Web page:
Friday, July 26, 2013

If You Have A Traumatic Brain Injury,Don't Miss This Opportunity

If you or someone you love has survived a traumatic brain injury,there will still be a lifetime of struggling ahead. Many survivors face the difficulties alone. There is help available. There are others who know exactly what you are going through. Many of our doctors initally do not recognize our symptoms of TBI. We know something is horribly wrong but,we are too sick to know how sick we are. We may not have the proper support or therapy as we deal with our injury.There is a place to go and meet others who can enlighten us. We all have different information, stories and resources that need to be shared. No one should have to face this journey alone. That is why Ann Boriskie created her website.



The Brain Injury Peer Visitor Association® provides HOPE, SUPPORT, EMPATHY, EDUCATION, and INFORMATION for hospitalized and rehabilitating brain injury survivors and their families. and via email and the telephone, from someone who has BEEN THERE …and DONE THAT.

   Would you like to: 

  • Speak to a brain injury survivor?
  • Talk to the caregiver of a brain injured loved one? 
  • Have a personal visit, email or phone call from someone who has BEEN THERE …and DONE THAT?
  • Receive a free helpful packet of information? 


All types of brain injuries are visited (caused by aneurysm, anoxia, tumors, surgery, brain disease, brain bleeds, car wrecks, falls, beatings, sports related, and stroke).


All services provided are free.


       Click on this website link or contact Ann Boriskie, Director and Founder at 770-330-8416,


This association is run by Ann Boriskie who is a survivor of a serious car wreck in 1998.  She is a volunteer who leads her team of 150 volunteers (all types of brain injury and stroke survivors and caregivers of brain injured survivors)




Saturday, July 13, 2013

We Only Pass This Way Once- And Mostly What We Leave Behind Are Memories

As a caregiver for a family member with dementia, I am always collecting memories and holding on to them. Each day takes him further into his own private world, which is far removed from the one we shared. As the horrendous disease claims his memories, I am the connector to his past. I remind him of the things that were important. Everyday experiences that seemed ordinary are now precious.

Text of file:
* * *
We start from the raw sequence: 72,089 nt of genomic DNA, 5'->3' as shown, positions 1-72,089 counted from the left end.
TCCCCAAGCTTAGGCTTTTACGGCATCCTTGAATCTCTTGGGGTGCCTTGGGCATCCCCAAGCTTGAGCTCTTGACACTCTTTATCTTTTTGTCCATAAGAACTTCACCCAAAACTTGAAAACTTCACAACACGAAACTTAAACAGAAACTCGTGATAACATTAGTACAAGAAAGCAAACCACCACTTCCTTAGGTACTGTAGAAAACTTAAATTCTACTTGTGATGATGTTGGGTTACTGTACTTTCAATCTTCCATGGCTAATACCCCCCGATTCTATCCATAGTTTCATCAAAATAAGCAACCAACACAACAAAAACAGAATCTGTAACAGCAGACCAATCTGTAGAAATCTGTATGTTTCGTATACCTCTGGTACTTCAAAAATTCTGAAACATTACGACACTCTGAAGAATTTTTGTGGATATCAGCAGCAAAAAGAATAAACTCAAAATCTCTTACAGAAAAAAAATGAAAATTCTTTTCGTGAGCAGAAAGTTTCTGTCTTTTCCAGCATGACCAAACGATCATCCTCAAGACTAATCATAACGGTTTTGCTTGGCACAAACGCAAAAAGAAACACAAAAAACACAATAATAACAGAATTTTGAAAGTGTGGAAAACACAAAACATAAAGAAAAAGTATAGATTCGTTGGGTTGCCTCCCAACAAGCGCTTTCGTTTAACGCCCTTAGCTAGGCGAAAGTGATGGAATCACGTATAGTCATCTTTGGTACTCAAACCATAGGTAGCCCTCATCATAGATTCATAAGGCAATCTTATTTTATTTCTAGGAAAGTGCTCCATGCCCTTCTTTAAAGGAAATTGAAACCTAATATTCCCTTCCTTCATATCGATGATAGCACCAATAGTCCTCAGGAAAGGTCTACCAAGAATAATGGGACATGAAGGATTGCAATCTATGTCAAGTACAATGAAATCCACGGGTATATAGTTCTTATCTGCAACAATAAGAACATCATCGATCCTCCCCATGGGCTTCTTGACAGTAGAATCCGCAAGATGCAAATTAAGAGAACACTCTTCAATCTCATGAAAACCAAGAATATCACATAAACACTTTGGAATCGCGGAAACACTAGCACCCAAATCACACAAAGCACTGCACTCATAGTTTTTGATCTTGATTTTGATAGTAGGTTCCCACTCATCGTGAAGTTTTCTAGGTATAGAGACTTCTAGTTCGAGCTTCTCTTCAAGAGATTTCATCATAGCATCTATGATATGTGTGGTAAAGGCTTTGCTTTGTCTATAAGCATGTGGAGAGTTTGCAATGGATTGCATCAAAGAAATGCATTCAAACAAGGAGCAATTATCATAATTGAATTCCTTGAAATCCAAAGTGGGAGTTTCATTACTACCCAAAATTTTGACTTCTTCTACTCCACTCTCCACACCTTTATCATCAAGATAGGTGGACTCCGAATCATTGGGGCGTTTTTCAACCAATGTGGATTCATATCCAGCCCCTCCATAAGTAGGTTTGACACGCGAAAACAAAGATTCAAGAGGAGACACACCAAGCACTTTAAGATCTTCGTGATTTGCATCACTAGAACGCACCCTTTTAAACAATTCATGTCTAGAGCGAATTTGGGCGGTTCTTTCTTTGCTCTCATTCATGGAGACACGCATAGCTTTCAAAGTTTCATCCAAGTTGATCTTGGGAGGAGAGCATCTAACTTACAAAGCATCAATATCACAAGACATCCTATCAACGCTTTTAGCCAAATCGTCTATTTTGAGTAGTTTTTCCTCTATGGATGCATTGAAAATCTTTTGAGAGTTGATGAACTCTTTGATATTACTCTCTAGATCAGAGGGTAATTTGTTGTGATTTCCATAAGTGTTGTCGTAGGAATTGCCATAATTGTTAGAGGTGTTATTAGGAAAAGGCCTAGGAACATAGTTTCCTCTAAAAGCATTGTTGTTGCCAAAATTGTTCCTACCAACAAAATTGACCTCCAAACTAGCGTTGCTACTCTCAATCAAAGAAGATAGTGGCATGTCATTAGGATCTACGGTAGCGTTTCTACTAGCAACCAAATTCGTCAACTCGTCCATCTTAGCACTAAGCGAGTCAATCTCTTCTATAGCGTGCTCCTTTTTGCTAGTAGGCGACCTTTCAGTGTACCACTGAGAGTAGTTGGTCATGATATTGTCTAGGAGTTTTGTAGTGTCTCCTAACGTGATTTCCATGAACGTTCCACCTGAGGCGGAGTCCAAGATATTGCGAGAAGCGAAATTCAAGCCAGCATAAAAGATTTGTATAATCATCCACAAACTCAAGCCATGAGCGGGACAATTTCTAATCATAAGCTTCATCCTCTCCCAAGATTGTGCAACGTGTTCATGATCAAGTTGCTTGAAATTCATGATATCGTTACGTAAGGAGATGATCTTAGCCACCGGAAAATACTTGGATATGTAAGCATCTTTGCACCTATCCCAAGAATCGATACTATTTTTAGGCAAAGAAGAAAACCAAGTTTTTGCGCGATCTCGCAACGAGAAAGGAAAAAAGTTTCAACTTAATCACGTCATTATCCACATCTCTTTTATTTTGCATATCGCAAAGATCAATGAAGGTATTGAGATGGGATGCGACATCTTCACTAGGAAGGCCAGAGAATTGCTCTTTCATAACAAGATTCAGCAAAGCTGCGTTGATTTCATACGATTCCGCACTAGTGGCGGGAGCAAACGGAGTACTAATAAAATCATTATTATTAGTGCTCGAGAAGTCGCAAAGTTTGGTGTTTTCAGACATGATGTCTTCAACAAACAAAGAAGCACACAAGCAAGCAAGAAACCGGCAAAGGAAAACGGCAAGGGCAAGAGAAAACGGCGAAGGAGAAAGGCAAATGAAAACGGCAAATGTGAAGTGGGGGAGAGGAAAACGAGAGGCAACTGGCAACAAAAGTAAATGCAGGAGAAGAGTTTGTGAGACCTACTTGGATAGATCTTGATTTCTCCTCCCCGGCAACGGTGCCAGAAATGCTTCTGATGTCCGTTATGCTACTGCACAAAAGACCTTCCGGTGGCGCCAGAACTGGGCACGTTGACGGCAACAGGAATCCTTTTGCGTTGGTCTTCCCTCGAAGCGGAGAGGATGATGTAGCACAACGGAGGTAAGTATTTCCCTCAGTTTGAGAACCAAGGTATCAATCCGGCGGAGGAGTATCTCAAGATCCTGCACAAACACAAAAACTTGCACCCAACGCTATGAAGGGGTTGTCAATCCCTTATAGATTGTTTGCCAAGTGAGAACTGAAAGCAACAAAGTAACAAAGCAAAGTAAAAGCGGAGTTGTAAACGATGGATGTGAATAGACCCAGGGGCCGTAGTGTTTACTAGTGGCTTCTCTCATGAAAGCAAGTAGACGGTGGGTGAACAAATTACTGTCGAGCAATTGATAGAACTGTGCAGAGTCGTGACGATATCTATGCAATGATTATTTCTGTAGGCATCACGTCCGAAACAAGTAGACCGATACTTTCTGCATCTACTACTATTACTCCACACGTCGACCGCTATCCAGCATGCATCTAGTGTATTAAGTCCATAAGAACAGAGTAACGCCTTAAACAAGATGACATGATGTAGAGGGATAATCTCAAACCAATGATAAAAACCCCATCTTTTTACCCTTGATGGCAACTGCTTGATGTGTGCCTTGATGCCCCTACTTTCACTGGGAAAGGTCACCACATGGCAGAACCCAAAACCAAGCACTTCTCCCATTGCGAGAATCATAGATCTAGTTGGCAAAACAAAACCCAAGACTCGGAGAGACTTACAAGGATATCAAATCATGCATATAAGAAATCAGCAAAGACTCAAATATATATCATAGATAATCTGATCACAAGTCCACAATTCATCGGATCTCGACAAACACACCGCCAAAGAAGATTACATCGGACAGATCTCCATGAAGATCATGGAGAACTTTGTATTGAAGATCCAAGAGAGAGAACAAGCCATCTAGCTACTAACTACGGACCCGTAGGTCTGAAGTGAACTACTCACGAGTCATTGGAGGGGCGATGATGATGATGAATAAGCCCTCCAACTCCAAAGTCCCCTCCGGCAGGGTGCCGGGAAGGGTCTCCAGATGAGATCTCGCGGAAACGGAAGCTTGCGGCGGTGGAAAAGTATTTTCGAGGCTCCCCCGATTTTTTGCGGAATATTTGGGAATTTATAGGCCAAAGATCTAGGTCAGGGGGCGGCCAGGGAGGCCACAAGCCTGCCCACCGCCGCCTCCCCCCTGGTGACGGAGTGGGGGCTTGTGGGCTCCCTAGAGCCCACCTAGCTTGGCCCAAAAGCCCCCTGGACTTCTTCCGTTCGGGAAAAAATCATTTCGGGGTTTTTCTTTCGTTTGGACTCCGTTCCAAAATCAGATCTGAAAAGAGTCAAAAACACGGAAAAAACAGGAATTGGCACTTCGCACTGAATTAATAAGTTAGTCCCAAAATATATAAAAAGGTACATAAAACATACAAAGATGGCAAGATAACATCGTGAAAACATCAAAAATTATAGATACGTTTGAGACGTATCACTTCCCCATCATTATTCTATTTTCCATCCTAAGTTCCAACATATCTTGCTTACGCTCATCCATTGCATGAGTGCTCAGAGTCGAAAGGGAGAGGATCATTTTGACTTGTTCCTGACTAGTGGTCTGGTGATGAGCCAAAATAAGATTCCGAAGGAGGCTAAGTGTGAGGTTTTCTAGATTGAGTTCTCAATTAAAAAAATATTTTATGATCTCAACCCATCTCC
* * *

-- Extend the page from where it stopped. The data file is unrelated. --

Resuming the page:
I went to the gardening shed to get the electrical cord to do some hedge trimming today. The bright orange professional grade 100 foot cord was neatly looped, just as he had taught me to do it on a long ago day. He was the owner of his own construction company until his disease took away his ability to function in that capacity. There were things that were very important to him. One was putting away tools properly. He taught me how to loop the cord to prevent tangles. Today, I almost cried when I saw it neatly stored just the way he taught me. It was a bittersweet reminder of the man who kept everything in order.

Now, I am the one who makes sure everything is done. His red truck remains spotless. The yard is neat and trimmed. His hours are ordered and filled with things that I know he likes. Little Debbie cakes and Sundrop are always in the kitchen. I call his old friends and hook him up with them by phone. I label the old family photographs. I encourage the familiar stories that bring laughter to his face. Today, I went inside and told him about the cord and how it was stored just the way he had taught me. His eyes sparkled because he realized that  he still has great influence on my life. He is the love of my life and the has taught me so many things. I want him to know this.